TechBytes with Joshua Smith, CTO, Kaon Interactive
CTO, Kaon Interactive
Immersive Content and Visual Marketing are buzzing louder than any other marketing tool in 2018. Videos, AR/VR, and Live streaming content are perfect recipes for a powerful audience engagement at any time. We spoke to Joshua Smith, CTO, Kaon Interactive, to better understand the current state of visual marketing technologies and how his company would extend the benefits of their partnership with Google and Lenovo to customers.
Tell us about your role at Kaon Interactive and the team/technology you handle.
I am a founder and CTO of Kaon Interactive. I am still quite hands-on with the technology, leading the platform team. We provide the infrastructure layers of the Kaon SaaS platform, which make it possible for the application programmers to easily deploy solutions across all kinds of devices.
What is the current state of 3D Marketing and Sales for B2B companies?
Using 3D as a way of demonstrating products is now an expected practice in many industries since it has been proven to improve the top line revenue and reduce expenses. Over the past couple of years, we have been moving our customers to use 3D visualization of scenes and abstract concepts, so that they can be effectively telling their stories. On the product side, augmented reality (AR) and virtual reality (VR) are the “new thing” that we’ve been helping our customers deploy. Since we are adding these features at the platform level, our customers don’t have to do anything new. Their existing 3D product models “just work” in AR and VR now.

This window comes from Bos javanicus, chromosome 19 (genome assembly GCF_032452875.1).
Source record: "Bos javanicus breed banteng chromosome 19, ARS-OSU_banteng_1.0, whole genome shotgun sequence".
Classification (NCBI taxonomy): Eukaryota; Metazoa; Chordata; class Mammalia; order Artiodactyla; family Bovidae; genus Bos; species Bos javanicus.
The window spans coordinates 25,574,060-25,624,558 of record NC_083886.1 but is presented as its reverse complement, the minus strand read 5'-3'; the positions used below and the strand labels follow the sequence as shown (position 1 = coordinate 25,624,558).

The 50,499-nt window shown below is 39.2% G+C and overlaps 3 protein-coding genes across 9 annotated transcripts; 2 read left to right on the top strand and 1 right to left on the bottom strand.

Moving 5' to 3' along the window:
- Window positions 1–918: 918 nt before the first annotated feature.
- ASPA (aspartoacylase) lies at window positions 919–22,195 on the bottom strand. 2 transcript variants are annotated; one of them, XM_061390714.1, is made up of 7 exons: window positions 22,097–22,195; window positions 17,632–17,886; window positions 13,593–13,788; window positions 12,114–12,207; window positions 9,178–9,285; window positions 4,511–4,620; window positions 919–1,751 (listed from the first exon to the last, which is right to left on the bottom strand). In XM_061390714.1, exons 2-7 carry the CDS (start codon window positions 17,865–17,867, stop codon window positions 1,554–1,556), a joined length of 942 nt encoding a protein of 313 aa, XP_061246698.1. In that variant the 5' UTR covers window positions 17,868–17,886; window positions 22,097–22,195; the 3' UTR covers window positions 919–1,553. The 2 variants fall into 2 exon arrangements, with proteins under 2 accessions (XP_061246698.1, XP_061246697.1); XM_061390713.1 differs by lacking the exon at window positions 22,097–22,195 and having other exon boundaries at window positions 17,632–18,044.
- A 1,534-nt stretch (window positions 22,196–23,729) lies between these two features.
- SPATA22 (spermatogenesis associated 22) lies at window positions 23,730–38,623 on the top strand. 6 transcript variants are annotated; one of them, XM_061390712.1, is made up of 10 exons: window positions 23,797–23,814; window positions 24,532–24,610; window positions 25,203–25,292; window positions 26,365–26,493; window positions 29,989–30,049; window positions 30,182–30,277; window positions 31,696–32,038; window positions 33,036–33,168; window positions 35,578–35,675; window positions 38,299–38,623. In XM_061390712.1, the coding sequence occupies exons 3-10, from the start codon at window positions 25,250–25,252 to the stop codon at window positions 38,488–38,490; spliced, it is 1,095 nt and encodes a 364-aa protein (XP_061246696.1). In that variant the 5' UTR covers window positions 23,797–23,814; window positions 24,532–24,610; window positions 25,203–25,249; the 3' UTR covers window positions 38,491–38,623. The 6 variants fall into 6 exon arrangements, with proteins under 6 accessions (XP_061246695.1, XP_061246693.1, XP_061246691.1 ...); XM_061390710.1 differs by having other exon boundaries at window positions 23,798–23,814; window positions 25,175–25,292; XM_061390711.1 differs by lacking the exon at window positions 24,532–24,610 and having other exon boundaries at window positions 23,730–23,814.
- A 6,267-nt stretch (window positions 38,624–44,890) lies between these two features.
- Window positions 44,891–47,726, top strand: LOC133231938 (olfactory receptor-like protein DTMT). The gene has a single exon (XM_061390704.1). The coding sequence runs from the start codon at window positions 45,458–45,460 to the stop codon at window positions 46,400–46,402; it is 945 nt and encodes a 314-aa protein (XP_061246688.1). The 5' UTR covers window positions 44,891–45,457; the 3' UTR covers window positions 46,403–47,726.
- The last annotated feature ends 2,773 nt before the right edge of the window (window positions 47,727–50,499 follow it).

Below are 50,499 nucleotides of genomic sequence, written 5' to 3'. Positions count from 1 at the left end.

Tell us more about your VR technology?
For high-end VR, we decided that instead of tying our customers down to one vendor’s SDK, we would instead build upon the evolving WebVR standards. That strategy has proven successful, as it allowed us to pivot from the first generation of VR hardware (Oculus, Vive) to the second generation (Windows Mixed Reality) without having to rewrite our applications. Although the WebVR standard seems to have stalled on mobile hardware, we already support it there as well, and once the transition to WebXR is complete, our customer applications will support VR on day one.
In the mobile application space, we were an early adopter of Daydream, which has allowed us to easily support the new Daydream-based all-in-one Lenovo Mirage Solo. We are very excited about this as a VR platform because it is low cost, requires no set-up, and the visual fidelity and tracking are outstanding. At last count, we have about 15 customer applications in the Google Play Store supporting this new device.
What are the core tenets of your partnership with Google and Lenovo?
Both Google and Lenovo are eager to find applications of AR and VR technology within the enterprise. We are the only company that is actively fielding AR- and VR-enabled sales and marketing applications in the enterprise space. So, both companies have been working with us to help define their products in ways that ensure maximum utility outside the games market. We benefit by getting early access to new technologies so that we can have things ready to field the moment new technology and devices hit the street.
How do you plan to extend the benefits of this partnership to your customers?